an excerpt from:
2005 Use of Gas by Blackwater Leaves Questions - New York Times
By JAMES RISEN
WASHINGTON — The helicopter was hovering over a Baghdad checkpoint into the Green Zone, one typically crowded with cars, Iraqi civilians and United States military personnel.
Suddenly, on that May day in 2005, the copter dropped CS gas, a riot-control substance the American military in Iraq can use only under the strictest conditions and with the approval of top military commanders. An armored vehicle on the ground also released the gas, temporarily blinding drivers, passers-by and at least 10 American soldiers operating the checkpoint.
"This was decidedly uncool and very, very dangerous," Capt. Kincy Clark of the Army, the senior officer at the scene, wrote later that day. "It's not a good thing to cause soldiers who are standing guard against car bombs, snipers and suicide bombers to cover their faces, choke, cough and otherwise degrade our awareness."
Both the helicopter and the vehicle involved in the incident at the Assassins' Gate checkpoint were not from the United States military, but were part of a convoy operated by Blackwater Worldwide, the private security contractor that is under scrutiny for its role in a series of violent episodes in Iraq, including a September shooting in downtown Baghdad that left 17 Iraqis dead.
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NEW BERN, N.C. (AP) — Two former employees of Blackwater Worldwide, the beleaguered contractor whose practices in Iraq are under federal scrutiny, were sentenced to probation Thursday on gunrunning charges.
Blackwater, the largest private security firm in Iraq, has been under scrutiny as a federal grand jury in Washington investigates the company's involvement in the shooting deaths of 17 Iraqi civilians. The firm is also under investigation for possible weapons smuggling allegations — violations the firm strongly denies.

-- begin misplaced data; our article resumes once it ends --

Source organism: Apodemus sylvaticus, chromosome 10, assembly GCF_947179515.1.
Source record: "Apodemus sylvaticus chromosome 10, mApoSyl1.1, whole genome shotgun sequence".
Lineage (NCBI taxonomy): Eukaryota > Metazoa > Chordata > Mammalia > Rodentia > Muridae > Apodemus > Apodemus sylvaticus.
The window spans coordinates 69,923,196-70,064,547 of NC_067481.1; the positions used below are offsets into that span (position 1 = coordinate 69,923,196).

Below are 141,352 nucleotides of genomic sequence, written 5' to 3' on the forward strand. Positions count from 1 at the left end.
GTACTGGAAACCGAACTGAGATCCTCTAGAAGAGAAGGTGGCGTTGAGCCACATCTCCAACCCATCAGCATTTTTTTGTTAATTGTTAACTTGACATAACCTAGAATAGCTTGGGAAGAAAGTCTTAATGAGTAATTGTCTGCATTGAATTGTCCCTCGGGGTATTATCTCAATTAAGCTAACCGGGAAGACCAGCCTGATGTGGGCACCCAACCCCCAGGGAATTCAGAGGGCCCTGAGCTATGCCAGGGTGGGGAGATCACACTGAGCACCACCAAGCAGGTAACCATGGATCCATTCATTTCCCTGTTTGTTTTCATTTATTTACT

The two men were granted leniency because they have been helping federal investigators for more than a year, and neither prosecutors nor defense attorneys would confirm the men are involved in the smuggling investigation.
Kenneth Wayne Cashwell, of Virginia Beach, Va., and William Ellsworth "Max" Grumiaux, of Clemmons, were sentenced to three years probation and a $1,000 fine on charges of possession of stolen firearms that had been shipped in interstate or foreign commerce, and aiding and abetting another in doing so.
The details of what information the two men are giving to prosecutors was kept secret by Chief U.S. District Judge Louise Wood Flanagan, who invited attorneys to the bench to quietly share details of what she called "extensive cooperation."
"I believe the matters in this case should be kept under seal," Flanagan said.
An Associated Press reporter in the courtroom unsuccessfully objected to the private discussion. U.S. Attorney George Holding did not immediately return a call seeking comment on why part of the sentencing hearing needed to be held in private.
Cartoonist Mark Fiore gives us his take on Blackwater
There's still time to sign the petition Asking Congress to Demand That the State Department Fire Blackwater